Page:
A Washington-based think tank has named Maryland No.1 in the country for the performance of its low-income students, finding that in the last eight years, Maryland's poorest students made the most academic progress than any comparable population in the nation.
The report, published by Education Sector, an independent policy and research group, examined what it called the "The New State Achievement Gap," and whether new waivers from the federal No Child Left Behind Act could help or hurt the growth states have experienced under the embattled education policy started under the administration of George W. Bush.
Critics and supporters of NCLB agree that, while controversial for its elusive goals, the policy has helped target the achievement of students that have historically been disadvantaged in the classroom, such as low-income and special education students.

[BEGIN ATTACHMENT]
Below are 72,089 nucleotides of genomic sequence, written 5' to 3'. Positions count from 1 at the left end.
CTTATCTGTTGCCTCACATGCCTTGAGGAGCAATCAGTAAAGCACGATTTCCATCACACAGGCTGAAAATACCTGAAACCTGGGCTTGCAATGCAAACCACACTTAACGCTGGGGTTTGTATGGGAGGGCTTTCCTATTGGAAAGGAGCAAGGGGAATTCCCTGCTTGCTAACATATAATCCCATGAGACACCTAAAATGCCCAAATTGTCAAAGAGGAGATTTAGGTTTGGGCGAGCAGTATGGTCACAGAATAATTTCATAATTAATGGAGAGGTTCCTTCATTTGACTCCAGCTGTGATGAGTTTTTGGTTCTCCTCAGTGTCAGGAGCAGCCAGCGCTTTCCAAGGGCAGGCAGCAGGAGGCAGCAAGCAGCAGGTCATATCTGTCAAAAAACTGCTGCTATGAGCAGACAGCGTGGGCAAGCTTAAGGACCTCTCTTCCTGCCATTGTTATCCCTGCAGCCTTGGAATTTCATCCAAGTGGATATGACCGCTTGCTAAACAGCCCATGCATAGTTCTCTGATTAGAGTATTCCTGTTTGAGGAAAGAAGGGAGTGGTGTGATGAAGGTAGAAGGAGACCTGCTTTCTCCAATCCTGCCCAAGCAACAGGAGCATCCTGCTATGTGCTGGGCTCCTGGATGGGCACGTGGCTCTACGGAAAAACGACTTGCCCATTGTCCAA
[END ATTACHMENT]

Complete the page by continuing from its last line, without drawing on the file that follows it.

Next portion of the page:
To that end, states have seen growth among its low-income students--with Maryland leading the way, the report says. New Jersey came in second, followed by Massachusetts, Washington, D.C. and Alabama.
The report looked at the performance of students who receive free and reduced lunch on the National Assessment of Educational Progress -- the standardized test known as "the Nation's Report Card," which showed that between 2003 and 2011, reading and math scores doubled among Maryland's fourth and eighth graders.
Maryland's success, the report said, is attributed to sound educational policy.
You can read the full report, here.